RE: Police and Law Enforcement
By Stacey Stone
October 12, 2006
Laws exist in society for a reason; they promote both safety
and social order. If someone chooses to violate a law, that
is their own choice. I know this may come as a shock to some
of you, especially you Ms. Newlun, but actions sometimes come
with consequences. These consequences may get expensive, but
that is so one may contemplate the possibility of not further
breaking the law. Punishments and damages serve two purposes,
specific and general deterrence. Maybe at some point if a person's
hard earned money is going down the drain, that person will begin
to understand that there is a more effective use of that money.
The strength of the law and the police is not what is keeping
your son from going to college, but rather it is his poor, misguided
I am proud that Ketchikan has no tolerance for minors consuming
or possessing alcohol. IT IS AGAINST THE LAW! There is no reason
to have any tolerance for a minor in this instance. If a person
chooses to drink underage, then yes they should be punished.
Is it better to set a poor precedent of letting inappropriate
and unlawful actions go unpunished? No, I would say that is
a horrible thing to do to a minor. Records are sealed after
the age of 18, but that does not mean they drop off the earth.
The best way to not have to worry about this problem is to know
the law and follow it, and then a young person won't have a record.
And yes, even though you don't believe it is possible to resist,
the 18 years I spent growing up in Ketchikan, not once did I
give in to peer pressure by consuming alcohol.
It is unfortunate that you did not understand the Drug Free Schools
Act, since it is a FEDERAL LAW! Yes, this means that a child
anywhere, in any city in this country will also be charged with
a felony if they choose to carry a drug such as marijuana onto
Being a single parent is not what puts a child at risk. Poor
parenting is what puts a child at risk. The greatest breakdown
in our society comes from the family. Parents need to hold their
kids responsible, rather than enable their irresponsible behavior.
They should always know where their children are, who they are
with, and what it is they are participating in.
The police exist to protect society. I am sure that they have
far better things to do on a Friday night than target your
son. I am sorry Ms. Newlun, but the reason your son continually
gets arrested is not because of the top-notch police force we
are lucky to have in Ketchikan, but rather because he continually
chooses to break the law.
As far as appealing to the community for a better solution, I
think you should return to the top of your letter and reread
what you yourself have written. Your son has been given opportunities
to do public service, attend classes on drinking, computer tests,
and counseling. I am sure all of these occurred before he was
put in jail. You should thank your lucky stars that these types
of alternatives and programs are available, because in many instances
they are not, and the only option is juvenile detention.
As far as coming up with a solution, it is not the burden of
the police to correct a person's behavior. If you believe we
have so many resources available now, then help your son with
something so he is not such a detriment to society. Police records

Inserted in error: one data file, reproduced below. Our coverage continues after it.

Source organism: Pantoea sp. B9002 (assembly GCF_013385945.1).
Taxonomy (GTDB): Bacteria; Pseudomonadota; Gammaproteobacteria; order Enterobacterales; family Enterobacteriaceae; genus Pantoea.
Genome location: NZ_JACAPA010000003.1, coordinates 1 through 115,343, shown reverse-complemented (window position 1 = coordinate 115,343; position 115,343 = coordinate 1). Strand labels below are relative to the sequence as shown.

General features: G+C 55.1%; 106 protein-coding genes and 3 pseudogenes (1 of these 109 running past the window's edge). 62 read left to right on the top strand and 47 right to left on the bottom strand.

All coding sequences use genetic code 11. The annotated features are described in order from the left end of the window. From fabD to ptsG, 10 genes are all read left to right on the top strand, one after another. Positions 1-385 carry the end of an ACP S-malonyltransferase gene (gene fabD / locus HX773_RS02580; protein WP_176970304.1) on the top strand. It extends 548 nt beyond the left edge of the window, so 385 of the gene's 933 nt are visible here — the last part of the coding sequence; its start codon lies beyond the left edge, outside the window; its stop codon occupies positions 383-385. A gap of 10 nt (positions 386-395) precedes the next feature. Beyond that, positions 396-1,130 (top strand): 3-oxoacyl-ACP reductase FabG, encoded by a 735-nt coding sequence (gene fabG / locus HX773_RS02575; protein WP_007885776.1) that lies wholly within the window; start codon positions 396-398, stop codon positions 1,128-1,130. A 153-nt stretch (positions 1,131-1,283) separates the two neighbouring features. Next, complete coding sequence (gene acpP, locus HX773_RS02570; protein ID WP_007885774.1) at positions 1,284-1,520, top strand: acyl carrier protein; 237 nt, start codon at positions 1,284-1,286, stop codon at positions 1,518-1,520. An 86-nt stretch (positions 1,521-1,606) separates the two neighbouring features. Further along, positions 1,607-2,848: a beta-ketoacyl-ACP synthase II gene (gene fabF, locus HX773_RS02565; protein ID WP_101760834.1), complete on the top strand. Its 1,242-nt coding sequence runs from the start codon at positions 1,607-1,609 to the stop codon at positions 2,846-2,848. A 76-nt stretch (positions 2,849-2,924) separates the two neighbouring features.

are appropriate; because unfortunately sometimes behavior has
a way of repeating if a person is not reigned in. There are
positive ways for the youth of our community to have their voices
heard, and I am sorry but police regards are not suppressing
that. What does suppress voices are actions, because as we all
know too well, actions speak louder than words.
Jail time provides a person to be extracted from society, since
they can't follow laws and function normally in society. Being
a counselor, I thought you would be well-aware of that fact.
And it is important to remember that our permanent fund is a
privilege not a right, so there is no reason that if someone
goes to jail it shouldn't be taken away. The officers at the
jail do a commendable job, one that gets little thanks. I worked
in a prison for the last three years while attending school in
Washington State. Every move of a corrections officer is scrutinized,
so I am sure that if your son was "taken down" that
he probably deserved it. I am sure that this story came as a
verbal account from your son, you mentioned before that he was
"slightly" intoxicated from the night before, so I
believe it is quite possible that he didn't quite have his facts
If the police were called for noise, they are allowed to investigate.
They are allowed to preserve the peace in our society, for that
is one of their major functions. In that instance the only way
that they are allowed into a residence is if a person physically
allows them to come in or someone inside screams for help. However,
once they are granted access, they have full access. I am proud
that they checked everyone's identification. That means they
are doing their job of trying to protect the minors in our community.
Too many people in today's society allow themselves and their
children to neglect responsibility. Ms. Newlun, it is time people
such as yourself and your son start taking responsibility for
your actions. It is not the law that is the problem; it is the
person breaking the law. I can only hope that your son is able
break this cycle of blame and irresponsibility and one day become
a functioning member of our society.
Received October 12, 2006 - Published October 12, 2006
About: "I was born and raised in Ketchikan. I am now a
first-year law student at Gonzaga University."
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on Viewpoints are the opinions of the writer
and do not necessarily reflect the opinions of Sitnews.
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